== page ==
There are some useful parallels between the delays in the easing of England’s national lockdown and the challenges we - Agile teams at AND - see with delivery roadmaps.
Without wishing to comment on the specifics of lockdown easing, it highlights what can make a difference in a successful agile implementation, and underlines the importance of managing expectations. In short, it shows that a commitment to transparency is a critical part of Agile, rather than an optional extra.
"Data, not dates"
The government’s messaging previously used the phrase “Data, not Dates.” That was back in February when the roadmap was first laid out and presented to the public. This is a similar philosophy to the one we like to use during a delivery. It links to a key part of the Agile Manifesto which emphasises the importance of “responding to change over following a plan.”
However, although the logic of such a philosophy is sound, it comes with a very real challenge; one we like to call the immutability of dates. This refers to the way a date in a roadmap will almost always be taken as gospel, even if you put a caveat against it.
Why ‘the immutability of dates’ poses a challenge for Agile delivery teams
If you mention a date, that's often all that people hear. Regardless of the caveats, the qualifications, the reasoning, and the doubts you may have, the date takes on a life of its own. It plants itself inside the imagination of just about every stakeholder.
In the case of initial communications surrounding lockdown easing, caveats were explained. The difficulties began once the message (and date) settled in the public's consciousness.
This is something that we often see in an Agile setting, when Product Owners try to articulate a caveat date to the wider organisation. The majority of stakeholders will hear the date and not the caveat. This then encourages people to take the date to be gospel, even if it was supposed to be conditional and subject - even likely - to change.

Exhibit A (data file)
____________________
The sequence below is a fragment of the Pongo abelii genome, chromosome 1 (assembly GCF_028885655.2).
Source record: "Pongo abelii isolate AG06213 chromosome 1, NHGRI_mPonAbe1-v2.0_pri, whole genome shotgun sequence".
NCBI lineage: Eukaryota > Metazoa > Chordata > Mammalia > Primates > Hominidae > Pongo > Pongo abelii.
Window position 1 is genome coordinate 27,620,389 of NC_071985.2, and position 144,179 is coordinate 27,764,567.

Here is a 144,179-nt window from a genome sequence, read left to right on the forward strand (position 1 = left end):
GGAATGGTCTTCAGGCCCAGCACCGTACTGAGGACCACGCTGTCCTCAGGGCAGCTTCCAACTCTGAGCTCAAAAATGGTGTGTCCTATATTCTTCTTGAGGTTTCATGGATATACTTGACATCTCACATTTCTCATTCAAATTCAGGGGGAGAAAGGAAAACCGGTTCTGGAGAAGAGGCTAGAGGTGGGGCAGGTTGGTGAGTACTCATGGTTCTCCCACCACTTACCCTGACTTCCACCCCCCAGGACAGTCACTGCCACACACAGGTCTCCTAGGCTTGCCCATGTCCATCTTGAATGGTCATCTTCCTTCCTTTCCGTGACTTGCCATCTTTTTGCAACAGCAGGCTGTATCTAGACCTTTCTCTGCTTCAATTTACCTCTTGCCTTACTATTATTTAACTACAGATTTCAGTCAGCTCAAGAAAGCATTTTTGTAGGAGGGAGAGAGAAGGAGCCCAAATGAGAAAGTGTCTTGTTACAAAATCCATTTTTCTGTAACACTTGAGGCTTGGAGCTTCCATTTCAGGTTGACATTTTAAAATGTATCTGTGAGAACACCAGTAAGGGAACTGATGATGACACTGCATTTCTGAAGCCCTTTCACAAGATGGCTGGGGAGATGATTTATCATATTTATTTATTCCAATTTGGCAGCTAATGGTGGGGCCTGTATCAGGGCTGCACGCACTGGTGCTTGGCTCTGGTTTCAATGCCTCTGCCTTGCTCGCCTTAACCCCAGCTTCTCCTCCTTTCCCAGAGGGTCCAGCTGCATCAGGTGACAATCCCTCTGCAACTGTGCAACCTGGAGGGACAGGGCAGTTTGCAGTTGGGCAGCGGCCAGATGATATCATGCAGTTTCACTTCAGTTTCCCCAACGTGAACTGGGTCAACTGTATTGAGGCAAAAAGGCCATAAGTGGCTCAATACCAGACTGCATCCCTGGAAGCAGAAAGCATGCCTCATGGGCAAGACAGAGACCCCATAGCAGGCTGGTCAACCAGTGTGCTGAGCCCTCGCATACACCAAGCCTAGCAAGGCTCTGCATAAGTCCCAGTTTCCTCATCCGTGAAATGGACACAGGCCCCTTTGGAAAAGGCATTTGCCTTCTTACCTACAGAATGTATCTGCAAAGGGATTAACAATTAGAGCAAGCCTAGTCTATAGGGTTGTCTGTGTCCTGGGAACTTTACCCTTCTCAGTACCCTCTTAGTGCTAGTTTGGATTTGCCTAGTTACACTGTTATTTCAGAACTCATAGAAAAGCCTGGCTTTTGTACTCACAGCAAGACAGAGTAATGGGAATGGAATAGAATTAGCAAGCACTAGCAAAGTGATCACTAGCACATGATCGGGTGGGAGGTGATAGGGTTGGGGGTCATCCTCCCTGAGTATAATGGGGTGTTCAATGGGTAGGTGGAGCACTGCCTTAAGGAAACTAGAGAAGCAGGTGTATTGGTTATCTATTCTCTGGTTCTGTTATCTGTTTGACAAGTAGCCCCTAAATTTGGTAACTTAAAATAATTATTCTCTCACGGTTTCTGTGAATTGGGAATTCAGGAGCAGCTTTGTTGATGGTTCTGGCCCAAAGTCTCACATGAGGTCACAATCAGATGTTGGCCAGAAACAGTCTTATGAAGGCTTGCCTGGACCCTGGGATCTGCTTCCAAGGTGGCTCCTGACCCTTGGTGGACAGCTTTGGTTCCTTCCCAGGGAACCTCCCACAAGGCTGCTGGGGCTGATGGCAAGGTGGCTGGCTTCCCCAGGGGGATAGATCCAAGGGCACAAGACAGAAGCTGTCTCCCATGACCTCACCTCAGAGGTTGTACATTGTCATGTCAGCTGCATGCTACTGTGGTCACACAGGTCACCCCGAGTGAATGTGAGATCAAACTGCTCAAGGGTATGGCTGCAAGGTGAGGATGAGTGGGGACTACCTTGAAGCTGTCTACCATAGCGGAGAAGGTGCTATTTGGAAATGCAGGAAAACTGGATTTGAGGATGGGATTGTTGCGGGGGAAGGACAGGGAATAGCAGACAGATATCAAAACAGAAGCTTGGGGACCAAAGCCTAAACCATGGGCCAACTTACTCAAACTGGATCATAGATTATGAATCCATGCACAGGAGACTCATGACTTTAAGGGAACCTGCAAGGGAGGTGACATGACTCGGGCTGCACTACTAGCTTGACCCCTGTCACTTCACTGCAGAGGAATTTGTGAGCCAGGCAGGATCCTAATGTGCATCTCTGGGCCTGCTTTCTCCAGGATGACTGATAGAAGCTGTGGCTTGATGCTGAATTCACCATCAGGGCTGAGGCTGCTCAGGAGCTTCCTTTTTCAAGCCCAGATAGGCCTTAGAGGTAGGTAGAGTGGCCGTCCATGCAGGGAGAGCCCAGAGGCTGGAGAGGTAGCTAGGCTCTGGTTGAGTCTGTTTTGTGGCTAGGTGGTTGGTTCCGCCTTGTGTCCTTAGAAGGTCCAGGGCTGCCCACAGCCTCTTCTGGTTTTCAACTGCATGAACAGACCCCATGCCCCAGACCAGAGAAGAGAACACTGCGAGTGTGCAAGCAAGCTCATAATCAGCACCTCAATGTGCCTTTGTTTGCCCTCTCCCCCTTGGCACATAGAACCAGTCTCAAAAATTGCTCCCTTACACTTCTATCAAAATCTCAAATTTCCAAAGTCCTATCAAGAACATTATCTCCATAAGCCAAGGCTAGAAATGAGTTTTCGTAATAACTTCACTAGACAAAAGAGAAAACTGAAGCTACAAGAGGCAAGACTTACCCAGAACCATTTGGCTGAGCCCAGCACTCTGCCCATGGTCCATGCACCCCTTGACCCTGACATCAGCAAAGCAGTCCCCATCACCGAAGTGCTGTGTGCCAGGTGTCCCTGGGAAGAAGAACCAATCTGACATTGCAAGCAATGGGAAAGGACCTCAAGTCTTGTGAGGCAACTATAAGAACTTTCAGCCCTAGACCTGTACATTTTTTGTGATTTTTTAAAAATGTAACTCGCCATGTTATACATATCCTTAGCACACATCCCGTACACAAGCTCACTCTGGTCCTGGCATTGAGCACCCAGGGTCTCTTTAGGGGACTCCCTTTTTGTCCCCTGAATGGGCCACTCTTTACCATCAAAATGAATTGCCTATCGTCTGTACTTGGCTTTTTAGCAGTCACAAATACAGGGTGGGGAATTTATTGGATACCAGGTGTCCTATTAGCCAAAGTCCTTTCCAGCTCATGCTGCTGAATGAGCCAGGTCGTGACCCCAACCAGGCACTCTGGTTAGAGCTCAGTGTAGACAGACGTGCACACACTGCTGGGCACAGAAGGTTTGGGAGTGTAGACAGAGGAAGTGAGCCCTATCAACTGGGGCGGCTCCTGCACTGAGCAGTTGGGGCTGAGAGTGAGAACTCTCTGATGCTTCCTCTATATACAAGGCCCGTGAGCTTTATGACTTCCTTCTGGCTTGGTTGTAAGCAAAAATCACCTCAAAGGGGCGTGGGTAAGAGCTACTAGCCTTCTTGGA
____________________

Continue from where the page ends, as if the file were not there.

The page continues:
What might an alternative message look like?
Here’s an alternative message that could have been used:
On the 14th June we will look at the 4 key data points and assess whether it is safe to unlock in the coming weeks. The measures are as follows: (list the 4 measures and how people can see them for themselves).
The change is obvious. The date has become a date for 'observation' rather than 'action'. It allows the team to easily assess the data once the noise of the previous milestone has diminished. This means the team can be confident that the data is now measuring the new state as a result of the previous easing of restrictions. Mature product teams will typically look at data after a release to measure against success metrics and minimise any noise that the initial release may have caused.
In Agile, emphasise data not dates
In client engagements, we're often looking for ways to stop talking about dates - instead allowing data to give us clarity on when to expect delivery.
We measure the speed of delivery, as well as understanding what success will look like, so that leadership is clear about success. This allows everyone to focus on what really matters, whilst leaving some flexibility for unexpected issues and changes.
Examples of this include:
- OKRs / KPIs - accurately measuring key success metrics, which will drive the decisions and ultimately, release
- Outcomes, not outputs - framing the result of the delivery (not just the thing being delivered)
- Flowchart diagrams - showing work sequence and identifying critical paths to delivery
- Burnup charts - showing how quickly delivery is progressing, and highlighting anything that affects progress
- RAID chart - listing obstacles encountered, and allowing escalation of anything that could jeopardise delivery
- Scatter Plot cycle time chart - working out outliers from the normal cycle time, and investigating what may be slowing down flow of work
Join the discussion: use the hashtag #NoDates on LinkedIn or Twitter. If you’re interested in learning more about how to safely articulate a delivery roadmap, why not get in touch?